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paross
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charset

Post by paross » Mon Sep 11, 2006 9:31 pm

I'm looking to learn more about character sets because Tidy is giving me fits. It changes the special characters in my code, and seems to disagree with HTML CSE Validator as to whether the code is valid.

Can you suggest a link or two to help straighten me out. I'm a web designer of moderate ability, so I'm really just looking for some basic rules. I don't have the extra brain cells to digest the whole scheme.

Phil

paross
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Post by paross » Tue Sep 12, 2006 9:47 am

I'm evaluating HTML editors and find that Tidy in various editors behaves differently - radically differently. And I've fussed with the settings, but the truth is that I don't really know what I'm doing.

In particular, I perfer using special characters like:

Code: Select all

<!DOCTYPE html PUBLIC "-//W3C//DTD XHTML 1.0 Transitional//EN"
    "http://www.w3.org/TR/xhtml1/DTD/xhtml1-transitional.dtd">

<html xmlns="http://www.w3.org/1999/xhtml" xml:lang="en" lang="en">

<head>

  <title></title>
  <meta http-equiv="content-type" content="text/html; charset=utf-8" />
</head>

<body>
&copy;
&emdash;
&endash;
&reg;
&trade;
&

</body>

</html>
But Tidy in HTML Validator doesn't recognize &emdash; or &endash;.

In UltraEdit Tidy changes the charset:

Code: Select all

<!DOCTYPE html PUBLIC "-//W3C//DTD XHTML 1.0 Transitional//EN"
    "http://www.w3.org/TR/xhtml1/DTD/xhtml1-transitional.dtd">
<html xmlns="http://www.w3.org/1999/xhtml" xml:lang="en" lang="en">
  <head>
    <meta name="generator" content="HTML Tidy for Windows (vers 12 April 2005), see www.w3.org" />
    <title></title>
    <meta http-equiv="content-type" content="text/html; charset=us-ascii" />
  </head>
  <body>
    &copy; &emdash; &endash; &reg; &trade; &
  </body>
</html>
Messing up the em- and en-dashes.

And in HTML PAd Tidy renders the file:

Code: Select all

<!DOCTYPE html PUBLIC "-//W3C//DTD XHTML 1.0 Transitional//EN"
    "http://www.w3.org/TR/xhtml1/DTD/xhtml1-transitional.dtd">

<html xmlns="http://www.w3.org/1999/xhtml" xml:lang="en" lang="en">
<head>
  <title></title>
  <meta http-equiv="content-type" content="text/html; charset=us-ascii" />
</head>

<body>
  © &emdash; &endash; ® ™ &
</body>
</html>
It also changes the charset, but renders the special characters differently.

I know that Tidy can be configured in a mirade of ways, but surely there is some best standard for average designers.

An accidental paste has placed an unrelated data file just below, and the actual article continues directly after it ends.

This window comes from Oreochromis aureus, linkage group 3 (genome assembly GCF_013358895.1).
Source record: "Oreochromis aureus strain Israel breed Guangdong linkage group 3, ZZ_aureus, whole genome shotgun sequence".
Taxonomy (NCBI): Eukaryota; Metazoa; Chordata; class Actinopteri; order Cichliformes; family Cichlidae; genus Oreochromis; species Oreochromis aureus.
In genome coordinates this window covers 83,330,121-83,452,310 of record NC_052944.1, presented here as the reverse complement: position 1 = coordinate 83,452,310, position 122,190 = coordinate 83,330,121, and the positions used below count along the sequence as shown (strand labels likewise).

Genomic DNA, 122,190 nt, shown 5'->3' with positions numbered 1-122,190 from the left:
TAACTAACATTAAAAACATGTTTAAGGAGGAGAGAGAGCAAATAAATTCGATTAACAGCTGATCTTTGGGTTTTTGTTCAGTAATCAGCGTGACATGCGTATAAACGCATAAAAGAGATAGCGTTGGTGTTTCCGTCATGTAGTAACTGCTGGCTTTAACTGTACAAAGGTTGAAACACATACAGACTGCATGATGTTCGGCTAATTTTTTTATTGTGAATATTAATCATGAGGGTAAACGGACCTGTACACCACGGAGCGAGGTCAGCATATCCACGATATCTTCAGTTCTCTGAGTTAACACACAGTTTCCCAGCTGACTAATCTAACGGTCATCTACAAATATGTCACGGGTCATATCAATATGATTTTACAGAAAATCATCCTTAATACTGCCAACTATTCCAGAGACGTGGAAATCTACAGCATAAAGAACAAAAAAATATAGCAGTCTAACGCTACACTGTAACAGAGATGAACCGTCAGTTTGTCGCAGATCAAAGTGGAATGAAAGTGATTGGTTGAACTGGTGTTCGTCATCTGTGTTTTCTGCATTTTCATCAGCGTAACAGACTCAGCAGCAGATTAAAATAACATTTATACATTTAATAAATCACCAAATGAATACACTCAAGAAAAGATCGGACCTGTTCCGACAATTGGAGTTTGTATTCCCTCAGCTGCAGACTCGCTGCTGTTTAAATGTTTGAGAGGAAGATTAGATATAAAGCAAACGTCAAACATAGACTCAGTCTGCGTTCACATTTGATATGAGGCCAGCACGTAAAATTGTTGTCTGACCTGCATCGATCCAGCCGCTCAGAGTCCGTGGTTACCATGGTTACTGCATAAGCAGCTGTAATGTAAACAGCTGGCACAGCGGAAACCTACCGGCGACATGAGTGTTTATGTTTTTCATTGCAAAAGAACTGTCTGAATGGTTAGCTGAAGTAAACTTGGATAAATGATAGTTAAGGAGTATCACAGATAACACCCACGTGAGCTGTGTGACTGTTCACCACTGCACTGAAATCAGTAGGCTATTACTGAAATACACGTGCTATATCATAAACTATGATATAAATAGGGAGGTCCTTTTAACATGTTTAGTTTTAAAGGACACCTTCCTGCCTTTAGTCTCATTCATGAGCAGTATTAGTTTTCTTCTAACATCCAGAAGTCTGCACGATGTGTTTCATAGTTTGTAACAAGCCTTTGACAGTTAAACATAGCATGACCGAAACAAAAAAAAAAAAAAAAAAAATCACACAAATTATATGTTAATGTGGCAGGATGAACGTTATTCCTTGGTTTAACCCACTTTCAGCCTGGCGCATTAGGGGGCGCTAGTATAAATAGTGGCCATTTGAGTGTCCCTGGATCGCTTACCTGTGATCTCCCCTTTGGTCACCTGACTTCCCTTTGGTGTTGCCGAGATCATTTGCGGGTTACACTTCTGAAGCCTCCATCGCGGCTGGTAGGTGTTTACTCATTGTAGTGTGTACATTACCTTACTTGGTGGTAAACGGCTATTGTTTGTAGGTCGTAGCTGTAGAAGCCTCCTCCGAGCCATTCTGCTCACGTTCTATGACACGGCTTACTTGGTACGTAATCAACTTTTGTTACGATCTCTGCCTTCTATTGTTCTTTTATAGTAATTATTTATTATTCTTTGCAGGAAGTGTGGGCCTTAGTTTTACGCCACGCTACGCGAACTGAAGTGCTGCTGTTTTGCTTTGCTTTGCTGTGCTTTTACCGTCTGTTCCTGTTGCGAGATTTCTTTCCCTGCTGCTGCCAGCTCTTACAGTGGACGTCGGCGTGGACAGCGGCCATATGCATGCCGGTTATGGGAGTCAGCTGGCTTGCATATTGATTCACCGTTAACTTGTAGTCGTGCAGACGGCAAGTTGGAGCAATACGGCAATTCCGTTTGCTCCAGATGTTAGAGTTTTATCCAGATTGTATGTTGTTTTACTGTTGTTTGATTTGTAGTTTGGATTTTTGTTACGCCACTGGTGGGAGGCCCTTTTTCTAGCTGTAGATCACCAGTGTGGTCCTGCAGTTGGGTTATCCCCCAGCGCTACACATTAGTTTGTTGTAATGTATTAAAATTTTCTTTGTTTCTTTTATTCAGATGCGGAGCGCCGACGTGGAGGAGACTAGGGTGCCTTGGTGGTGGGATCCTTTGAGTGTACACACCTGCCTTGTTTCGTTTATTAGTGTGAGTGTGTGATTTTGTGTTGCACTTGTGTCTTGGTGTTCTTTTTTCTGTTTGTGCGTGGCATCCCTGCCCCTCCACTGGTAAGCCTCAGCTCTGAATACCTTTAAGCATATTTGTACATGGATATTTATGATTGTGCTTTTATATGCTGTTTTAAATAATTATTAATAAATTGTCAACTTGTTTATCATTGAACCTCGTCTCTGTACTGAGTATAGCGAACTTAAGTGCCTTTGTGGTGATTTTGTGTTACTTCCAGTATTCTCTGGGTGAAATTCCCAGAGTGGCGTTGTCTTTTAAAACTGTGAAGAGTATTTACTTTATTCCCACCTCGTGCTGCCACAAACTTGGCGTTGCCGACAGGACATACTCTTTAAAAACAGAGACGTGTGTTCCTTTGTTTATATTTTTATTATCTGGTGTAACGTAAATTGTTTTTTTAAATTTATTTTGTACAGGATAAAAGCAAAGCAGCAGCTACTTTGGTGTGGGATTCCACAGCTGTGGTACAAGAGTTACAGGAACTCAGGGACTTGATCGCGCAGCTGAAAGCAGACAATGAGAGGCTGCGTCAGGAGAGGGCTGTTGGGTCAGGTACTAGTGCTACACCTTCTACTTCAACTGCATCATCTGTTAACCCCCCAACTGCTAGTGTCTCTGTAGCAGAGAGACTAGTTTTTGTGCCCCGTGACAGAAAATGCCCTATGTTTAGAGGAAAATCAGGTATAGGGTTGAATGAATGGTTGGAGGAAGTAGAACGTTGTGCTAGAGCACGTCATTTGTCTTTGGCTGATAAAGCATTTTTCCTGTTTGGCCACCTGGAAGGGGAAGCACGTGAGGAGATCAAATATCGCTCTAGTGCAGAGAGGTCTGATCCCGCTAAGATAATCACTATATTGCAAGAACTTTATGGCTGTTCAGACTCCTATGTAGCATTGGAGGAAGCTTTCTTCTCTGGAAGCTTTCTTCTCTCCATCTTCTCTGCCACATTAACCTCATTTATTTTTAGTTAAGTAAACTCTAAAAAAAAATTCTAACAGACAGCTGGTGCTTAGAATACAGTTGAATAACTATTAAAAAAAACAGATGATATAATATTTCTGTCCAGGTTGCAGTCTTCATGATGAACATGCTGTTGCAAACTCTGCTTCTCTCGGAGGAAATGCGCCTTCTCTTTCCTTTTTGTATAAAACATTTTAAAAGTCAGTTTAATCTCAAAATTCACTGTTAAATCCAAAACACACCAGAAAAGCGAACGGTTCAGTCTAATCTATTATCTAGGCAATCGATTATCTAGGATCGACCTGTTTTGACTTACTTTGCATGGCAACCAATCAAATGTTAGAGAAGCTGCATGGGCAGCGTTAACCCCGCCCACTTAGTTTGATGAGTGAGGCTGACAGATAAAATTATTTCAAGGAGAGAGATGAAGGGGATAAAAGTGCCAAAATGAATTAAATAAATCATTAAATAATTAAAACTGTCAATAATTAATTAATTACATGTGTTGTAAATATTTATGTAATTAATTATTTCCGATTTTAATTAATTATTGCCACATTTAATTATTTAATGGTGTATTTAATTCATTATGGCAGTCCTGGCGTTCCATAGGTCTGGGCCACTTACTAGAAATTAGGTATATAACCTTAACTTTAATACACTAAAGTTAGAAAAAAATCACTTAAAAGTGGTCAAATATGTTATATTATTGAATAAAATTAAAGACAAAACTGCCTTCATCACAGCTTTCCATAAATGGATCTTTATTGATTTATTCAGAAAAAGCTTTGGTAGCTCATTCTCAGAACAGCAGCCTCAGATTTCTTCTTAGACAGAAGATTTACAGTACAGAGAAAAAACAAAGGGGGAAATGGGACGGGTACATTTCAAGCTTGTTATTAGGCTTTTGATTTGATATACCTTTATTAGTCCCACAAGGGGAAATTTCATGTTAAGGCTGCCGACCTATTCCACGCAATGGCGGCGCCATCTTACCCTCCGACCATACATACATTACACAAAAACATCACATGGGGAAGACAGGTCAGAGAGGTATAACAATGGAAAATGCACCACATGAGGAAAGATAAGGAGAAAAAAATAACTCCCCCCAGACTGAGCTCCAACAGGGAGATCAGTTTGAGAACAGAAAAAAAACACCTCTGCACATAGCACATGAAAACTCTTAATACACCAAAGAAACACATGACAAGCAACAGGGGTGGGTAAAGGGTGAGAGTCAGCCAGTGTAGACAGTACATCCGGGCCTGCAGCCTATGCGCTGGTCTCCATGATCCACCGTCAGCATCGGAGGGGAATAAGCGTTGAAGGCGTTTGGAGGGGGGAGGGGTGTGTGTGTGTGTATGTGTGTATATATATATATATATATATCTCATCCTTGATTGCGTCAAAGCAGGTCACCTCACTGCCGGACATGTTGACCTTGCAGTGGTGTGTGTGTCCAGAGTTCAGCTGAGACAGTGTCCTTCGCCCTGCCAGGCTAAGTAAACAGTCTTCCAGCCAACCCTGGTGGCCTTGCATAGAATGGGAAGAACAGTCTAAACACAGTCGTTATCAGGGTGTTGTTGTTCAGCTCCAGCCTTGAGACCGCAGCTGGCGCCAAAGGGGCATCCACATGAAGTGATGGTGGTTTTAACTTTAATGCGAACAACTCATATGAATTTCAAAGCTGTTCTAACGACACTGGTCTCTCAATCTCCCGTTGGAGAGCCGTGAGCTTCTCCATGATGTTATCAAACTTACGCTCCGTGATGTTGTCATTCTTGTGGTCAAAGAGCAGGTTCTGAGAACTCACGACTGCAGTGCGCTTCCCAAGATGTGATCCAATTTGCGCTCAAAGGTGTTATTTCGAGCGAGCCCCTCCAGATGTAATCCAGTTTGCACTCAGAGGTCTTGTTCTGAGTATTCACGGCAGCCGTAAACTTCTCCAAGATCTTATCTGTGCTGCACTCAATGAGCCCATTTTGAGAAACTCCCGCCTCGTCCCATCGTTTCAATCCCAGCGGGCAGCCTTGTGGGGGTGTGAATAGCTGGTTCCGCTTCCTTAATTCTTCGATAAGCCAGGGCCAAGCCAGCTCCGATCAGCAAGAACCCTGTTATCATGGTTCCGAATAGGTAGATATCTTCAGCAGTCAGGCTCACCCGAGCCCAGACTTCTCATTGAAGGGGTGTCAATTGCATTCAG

Phil

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Albert Wiersch
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Post by Albert Wiersch » Tue Sep 12, 2006 2:24 pm

Hi Phil,

I would not recommend using UTF-8 unless you actually need it.

A good source for information on character sets is http://www.wikipedia.org/. You can lookup UTF-8 and get some good info on it.

Even if you don't use UTF-8, you can still use those character entities you mentioned. They should render fine in browsers -
&copy;
&reg;
&trade;
&

However, &emdash; and &endash; should be &mdash; and &ndash;.
Last edited by Albert Wiersch on Tue Sep 12, 2006 3:05 pm, edited 1 time in total.
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MikeGale
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Post by MikeGale » Tue Sep 12, 2006 3:02 pm

Hi Phil,

Utf-8 is a great idea and will, I believe, ultimately become very common.

At present the world is full of editors and text changing tools that either do not understand it or do it wrong (as you've found).

I find it perfectly possible to use utf-8 where the content is not subject to a variety of editors and you have control.

In areas where different tools are used and maybe several people do what they want you are likely in trouble. (I've built software tools that take such material from a limited number of sources and make it right. For casual use I would not suggest going down that road, yet.)

You've got to go in with your eyes open, it's not for everybody.

I have run a lot of tests over a variety of tools, one conclusion from that was that numeric entities (as opposed to the alphabetic entities that you mention) are more robust and less prone to being messed about. (It's unfortunate because the alphabetically named entities are easier to read.)

As for Tidy. I haven't tested the latest version, though I tested what I view as the first four or five generations before I gave up. I found that it was actually impossible to achieve some effects that I wanted, 'cause one setting did more than one thing. (I now use other tools, but for a big chunk of really junky markup (extremely common) I sometimes use Tidy, which then needs fixing up to remove the un-tidy that it emits!!) If using the tool, get to know the settings and make sure that everything you use has those right.

That's enough for now. Summary: I find you can use utf-8 but you do need to rigorously prevent some tools from touching your code. (Most people don't have the determination and temperament to bother.)

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